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Resources to teach about Dr. Martin Luther King, Jr.

Author: Dawn Mitchell


Hello everyone!

I hope you and your families are enjoying this day together.  In honor of Dr. Martin Luther King Jr.’s lifelong work and legacy for social justice and service to others, I want to share some resources that were shared with me by one of my former Furman University induction teachers, Brianna Burnette, who currently teaches at Mary H. Wright Elementary in Spartanburg District 7. 

Last year, she created a special field trip for her students to participate in a Day of Service on Furman’s campus. They spent the morning exploring the life and work of Dr. King and the afternoon serving with various organizations across the community. My children and I joined her in this work and really appreciated the experience. I want to encourage you and your students to consider these possibilities for learning about the work of Dr. King and, most of all, the possibilities that exist all around us for serving others.

Martin Luther King Jr.  I Have a Dream Stencil Watercolor - Students will read and analyze quotes & speeches from MLK and use mimicry to create a poem that reflects his quote or speech. They will also engage in a watercolor activity to go along with their poem.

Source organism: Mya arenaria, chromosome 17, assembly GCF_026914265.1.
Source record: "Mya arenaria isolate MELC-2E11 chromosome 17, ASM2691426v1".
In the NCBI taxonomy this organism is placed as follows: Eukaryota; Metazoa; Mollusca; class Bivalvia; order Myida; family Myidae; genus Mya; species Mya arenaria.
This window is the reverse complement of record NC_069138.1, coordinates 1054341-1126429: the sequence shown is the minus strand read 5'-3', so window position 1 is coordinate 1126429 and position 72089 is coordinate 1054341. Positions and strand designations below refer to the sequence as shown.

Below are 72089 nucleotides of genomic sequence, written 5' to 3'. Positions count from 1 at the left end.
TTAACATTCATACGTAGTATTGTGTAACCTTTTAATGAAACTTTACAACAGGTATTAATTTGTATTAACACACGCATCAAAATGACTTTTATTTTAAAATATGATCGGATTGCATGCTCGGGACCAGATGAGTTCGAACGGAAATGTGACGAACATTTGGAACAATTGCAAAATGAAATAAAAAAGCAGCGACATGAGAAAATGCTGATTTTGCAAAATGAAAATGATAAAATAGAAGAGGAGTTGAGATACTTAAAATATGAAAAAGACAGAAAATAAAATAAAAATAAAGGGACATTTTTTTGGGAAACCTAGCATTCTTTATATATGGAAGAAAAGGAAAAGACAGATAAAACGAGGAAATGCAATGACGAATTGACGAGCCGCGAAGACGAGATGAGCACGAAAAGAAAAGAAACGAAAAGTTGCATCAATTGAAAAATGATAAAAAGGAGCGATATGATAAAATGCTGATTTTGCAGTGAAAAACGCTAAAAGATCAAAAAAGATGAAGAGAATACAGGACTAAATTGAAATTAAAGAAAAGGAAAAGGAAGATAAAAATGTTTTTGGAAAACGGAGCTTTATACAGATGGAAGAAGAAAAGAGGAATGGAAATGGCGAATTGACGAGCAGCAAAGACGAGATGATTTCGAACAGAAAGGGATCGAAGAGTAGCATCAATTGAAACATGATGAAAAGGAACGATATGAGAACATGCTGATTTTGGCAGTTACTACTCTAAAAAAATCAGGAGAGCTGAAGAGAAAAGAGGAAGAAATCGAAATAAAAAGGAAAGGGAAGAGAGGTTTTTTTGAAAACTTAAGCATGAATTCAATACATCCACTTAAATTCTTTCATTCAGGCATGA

Martin Luther King Jr. MLK Crayon Box -Read the picture book, The Crayon Box That Talked, to your students. It is about the different colors getting along and liking one other. Then, children draw their portraits on a die-cut crayon pattern. Place all the crayons into a giant box of crayons that you can create using construction paper.

Martin Luther King Jr. Word Collages (Stencil) - Students will cut and paste important quotes from MLK and create a word collage using his stencil.MLK Stencil:

Martin Luther King Jr. Unity Egg Science Observation -This MLK Jr.. egg activity provides a great visual of being different on the outside but the same on the inside.

Martin Luther King Jr. MLK Breakout MLK Breakout Version 2 - Working in groups of three to four, students will engage in a multi-lockbox breakout challenge in order to answer research questions about Dr. King in forty minutes. Students will be able to use children’s books, articles, and newspapers as evidence to support their answers/findings.

Resources for Breakout:


The Lasting Power of Dr. King’s Dream Speech – New York Times

A Letter From Birmingham Jail – Atlantic Monthly -

Dr. King Wins Peace Prize – NY Times Archive Article on Prize


Martin’s Big Words

Who Was Dr. Martin Luther King Jr.?

The Cart that Carried Martin

Happy Birthday Dr. Martin Luther King Jr.!

Martin & Mahalia!

Excellent Resources:



Dawn Mitchell

South Carolina ASCD President



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